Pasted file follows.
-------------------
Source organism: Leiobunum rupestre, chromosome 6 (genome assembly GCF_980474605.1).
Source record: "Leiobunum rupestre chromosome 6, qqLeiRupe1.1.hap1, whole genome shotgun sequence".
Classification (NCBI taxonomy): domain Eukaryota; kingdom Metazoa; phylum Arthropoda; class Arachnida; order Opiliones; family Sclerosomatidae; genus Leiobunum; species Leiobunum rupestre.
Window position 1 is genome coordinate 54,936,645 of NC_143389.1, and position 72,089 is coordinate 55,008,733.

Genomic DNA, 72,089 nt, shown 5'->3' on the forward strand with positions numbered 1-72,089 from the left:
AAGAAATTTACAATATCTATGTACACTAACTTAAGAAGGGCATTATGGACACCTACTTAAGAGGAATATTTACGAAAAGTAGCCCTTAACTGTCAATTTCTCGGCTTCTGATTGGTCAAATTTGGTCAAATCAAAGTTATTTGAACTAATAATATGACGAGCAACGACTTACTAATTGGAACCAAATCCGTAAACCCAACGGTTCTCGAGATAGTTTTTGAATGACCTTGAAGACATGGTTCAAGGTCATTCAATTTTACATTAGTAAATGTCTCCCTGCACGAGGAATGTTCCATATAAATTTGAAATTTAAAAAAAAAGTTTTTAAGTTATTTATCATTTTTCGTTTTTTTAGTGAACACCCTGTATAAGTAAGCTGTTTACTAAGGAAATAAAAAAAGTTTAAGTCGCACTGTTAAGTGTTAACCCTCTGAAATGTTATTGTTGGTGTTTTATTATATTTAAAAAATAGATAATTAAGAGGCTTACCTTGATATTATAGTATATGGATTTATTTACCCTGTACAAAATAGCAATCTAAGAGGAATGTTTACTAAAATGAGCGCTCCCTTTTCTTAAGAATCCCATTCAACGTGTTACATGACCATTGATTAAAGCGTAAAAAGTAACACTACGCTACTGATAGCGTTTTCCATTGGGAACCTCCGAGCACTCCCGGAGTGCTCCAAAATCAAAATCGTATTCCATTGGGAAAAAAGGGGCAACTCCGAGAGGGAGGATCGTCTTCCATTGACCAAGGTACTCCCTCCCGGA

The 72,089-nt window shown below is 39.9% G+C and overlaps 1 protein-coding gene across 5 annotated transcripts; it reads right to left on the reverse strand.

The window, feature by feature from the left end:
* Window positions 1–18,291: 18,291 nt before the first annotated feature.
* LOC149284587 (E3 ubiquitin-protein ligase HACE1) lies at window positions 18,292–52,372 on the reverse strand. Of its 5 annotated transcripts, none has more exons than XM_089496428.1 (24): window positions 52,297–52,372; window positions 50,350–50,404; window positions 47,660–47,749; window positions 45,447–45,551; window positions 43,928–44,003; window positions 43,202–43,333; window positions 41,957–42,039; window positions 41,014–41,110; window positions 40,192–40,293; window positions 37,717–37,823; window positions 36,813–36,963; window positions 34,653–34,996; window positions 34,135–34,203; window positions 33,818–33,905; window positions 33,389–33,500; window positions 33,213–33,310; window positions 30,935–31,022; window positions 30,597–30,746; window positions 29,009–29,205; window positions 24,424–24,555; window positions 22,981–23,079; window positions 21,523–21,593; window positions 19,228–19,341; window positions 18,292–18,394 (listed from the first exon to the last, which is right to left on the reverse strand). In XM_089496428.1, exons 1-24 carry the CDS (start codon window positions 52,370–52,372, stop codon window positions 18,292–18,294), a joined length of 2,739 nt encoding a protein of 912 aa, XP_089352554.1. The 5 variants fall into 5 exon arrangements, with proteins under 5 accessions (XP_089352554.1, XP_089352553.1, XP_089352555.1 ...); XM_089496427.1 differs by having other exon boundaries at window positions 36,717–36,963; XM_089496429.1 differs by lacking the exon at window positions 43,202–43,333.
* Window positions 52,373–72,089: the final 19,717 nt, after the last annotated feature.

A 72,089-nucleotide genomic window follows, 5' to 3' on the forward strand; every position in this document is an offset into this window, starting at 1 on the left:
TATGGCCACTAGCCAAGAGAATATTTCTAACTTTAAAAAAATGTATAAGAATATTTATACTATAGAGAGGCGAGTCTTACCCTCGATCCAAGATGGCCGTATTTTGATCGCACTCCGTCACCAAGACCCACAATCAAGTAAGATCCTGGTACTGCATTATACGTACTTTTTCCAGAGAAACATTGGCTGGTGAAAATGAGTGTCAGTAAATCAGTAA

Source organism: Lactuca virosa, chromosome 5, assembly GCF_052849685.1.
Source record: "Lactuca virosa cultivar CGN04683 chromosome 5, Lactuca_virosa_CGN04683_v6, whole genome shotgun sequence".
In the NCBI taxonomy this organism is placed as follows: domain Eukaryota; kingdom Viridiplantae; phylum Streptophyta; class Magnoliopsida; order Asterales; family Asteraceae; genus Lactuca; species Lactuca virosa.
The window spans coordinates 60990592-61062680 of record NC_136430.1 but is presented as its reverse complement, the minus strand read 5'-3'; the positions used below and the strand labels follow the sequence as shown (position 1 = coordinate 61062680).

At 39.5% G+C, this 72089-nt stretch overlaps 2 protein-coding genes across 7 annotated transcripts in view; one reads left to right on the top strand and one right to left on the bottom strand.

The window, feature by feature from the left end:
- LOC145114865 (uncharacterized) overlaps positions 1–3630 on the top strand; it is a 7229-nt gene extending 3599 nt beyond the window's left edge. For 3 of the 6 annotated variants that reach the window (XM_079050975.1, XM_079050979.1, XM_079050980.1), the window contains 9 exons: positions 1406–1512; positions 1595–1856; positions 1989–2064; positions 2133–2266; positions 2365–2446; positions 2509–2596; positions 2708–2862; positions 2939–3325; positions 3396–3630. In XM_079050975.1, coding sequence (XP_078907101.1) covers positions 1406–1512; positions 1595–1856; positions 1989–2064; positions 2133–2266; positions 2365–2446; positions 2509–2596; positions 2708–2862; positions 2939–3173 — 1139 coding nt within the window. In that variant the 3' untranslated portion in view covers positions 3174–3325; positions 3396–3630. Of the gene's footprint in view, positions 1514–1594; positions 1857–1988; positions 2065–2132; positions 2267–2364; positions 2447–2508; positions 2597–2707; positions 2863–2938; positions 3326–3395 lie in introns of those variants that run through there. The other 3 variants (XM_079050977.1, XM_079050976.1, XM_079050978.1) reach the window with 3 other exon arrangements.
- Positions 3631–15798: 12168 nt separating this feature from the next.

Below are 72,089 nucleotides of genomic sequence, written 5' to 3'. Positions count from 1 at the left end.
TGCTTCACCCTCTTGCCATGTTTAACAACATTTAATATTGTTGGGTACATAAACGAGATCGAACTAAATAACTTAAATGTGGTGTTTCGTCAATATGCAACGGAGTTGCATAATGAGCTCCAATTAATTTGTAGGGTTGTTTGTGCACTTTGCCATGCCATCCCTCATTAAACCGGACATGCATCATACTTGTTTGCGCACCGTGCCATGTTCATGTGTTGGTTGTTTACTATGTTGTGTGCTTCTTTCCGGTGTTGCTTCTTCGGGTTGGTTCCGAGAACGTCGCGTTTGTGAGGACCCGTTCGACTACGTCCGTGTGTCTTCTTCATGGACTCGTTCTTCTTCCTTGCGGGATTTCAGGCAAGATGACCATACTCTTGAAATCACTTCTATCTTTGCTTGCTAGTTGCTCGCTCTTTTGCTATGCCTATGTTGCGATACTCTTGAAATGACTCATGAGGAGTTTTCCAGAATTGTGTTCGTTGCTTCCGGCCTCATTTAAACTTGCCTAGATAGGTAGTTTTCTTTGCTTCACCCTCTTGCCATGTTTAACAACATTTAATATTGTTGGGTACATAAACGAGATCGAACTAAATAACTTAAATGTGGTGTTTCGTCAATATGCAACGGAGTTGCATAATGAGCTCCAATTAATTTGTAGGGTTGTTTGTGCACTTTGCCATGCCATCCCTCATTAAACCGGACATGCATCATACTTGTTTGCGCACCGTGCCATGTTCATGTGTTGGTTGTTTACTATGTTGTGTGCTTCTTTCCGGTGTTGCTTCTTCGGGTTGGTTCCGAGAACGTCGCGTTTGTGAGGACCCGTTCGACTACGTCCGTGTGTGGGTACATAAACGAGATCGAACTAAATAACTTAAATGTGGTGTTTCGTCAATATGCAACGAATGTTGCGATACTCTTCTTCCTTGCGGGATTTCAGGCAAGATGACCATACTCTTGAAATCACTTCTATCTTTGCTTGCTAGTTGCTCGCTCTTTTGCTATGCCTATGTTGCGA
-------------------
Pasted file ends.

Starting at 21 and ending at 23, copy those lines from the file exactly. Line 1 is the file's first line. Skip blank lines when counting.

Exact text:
- Positions 3631–15798: 12168 nt separating this feature from the next.

Below are 72,089 nucleotides of genomic sequence, written 5' to 3'. Positions count from 1 at the left end.
TGCTTCACCCTCTTGCCATGTTTAACAACATTTAATATTGTTGGGTACATAAACGAGATCGAACTAAATAACTTAAATGTGGTGTTTCGTCAATATGCAACGGAGTTGCATAATGAGCTCCAATTAATTTGTAGGGTTGTTTGTGCACTTTGCCATGCCATCCCTCATTAAACCGGACATGCATCATACTTGTTTGCGCACCGTGCCATGTTCATGTGTTGGTTGTTTACTATGTTGTGTGCTTCTTTCCGGTGTTGCTTCTTCGGGTTGGTTCCGAGAACGTCGCGTTTGTGAGGACCCGTTCGACTACGTCCGTGTGTCTTCTTCATGGACTCGTTCTTCTTCCTTGCGGGATTTCAGGCAAGATGACCATACTCTTGAAATCACTTCTATCTTTGCTTGCTAGTTGCTCGCTCTTTTGCTATGCCTATGTTGCGATACTCTTGAAATGACTCATGAGGAGTTTTCCAGAATTGTGTTCGTTGCTTCCGGCCTCATTTAAACTTGCCTAGATAGGTAGTTTTCTTTGCTTCACCCTCTTGCCATGTTTAACAACATTTAATATTGTTGGGTACATAAACGAGATCGAACTAAATAACTTAAATGTGGTGTTTCGTCAATATGCAACGGAGTTGCATAATGAGCTCCAATTAATTTGTAGGGTTGTTTGTGCACTTTGCCATGCCATCCCTCATTAAACCGGACATGCATCATACTTGTTTGCGCACCGTGCCATGTTCATGTGTTGGTTGTTTACTATGTTGTGTGCTTCTTTCCGGTGTTGCTTCTTCGGGTTGGTTCCGAGAACGTCGCGTTTGTGAGGACCCGTTCGACTACGTCCGTGTGTGGGTACATAAACGAGATCGAACTAAATAACTTAAATGTGGTGTTTCGTCAATATGCAACGAATGTTGCGATACTCTTCTTCCTTGCGGGATTTCAGGCAAGATGACCATACTCTTGAAATCACTTCTATCTTTGCTTGCTAGTTGCTCGCTCTTTTGCTATGCCTATGTTGCGA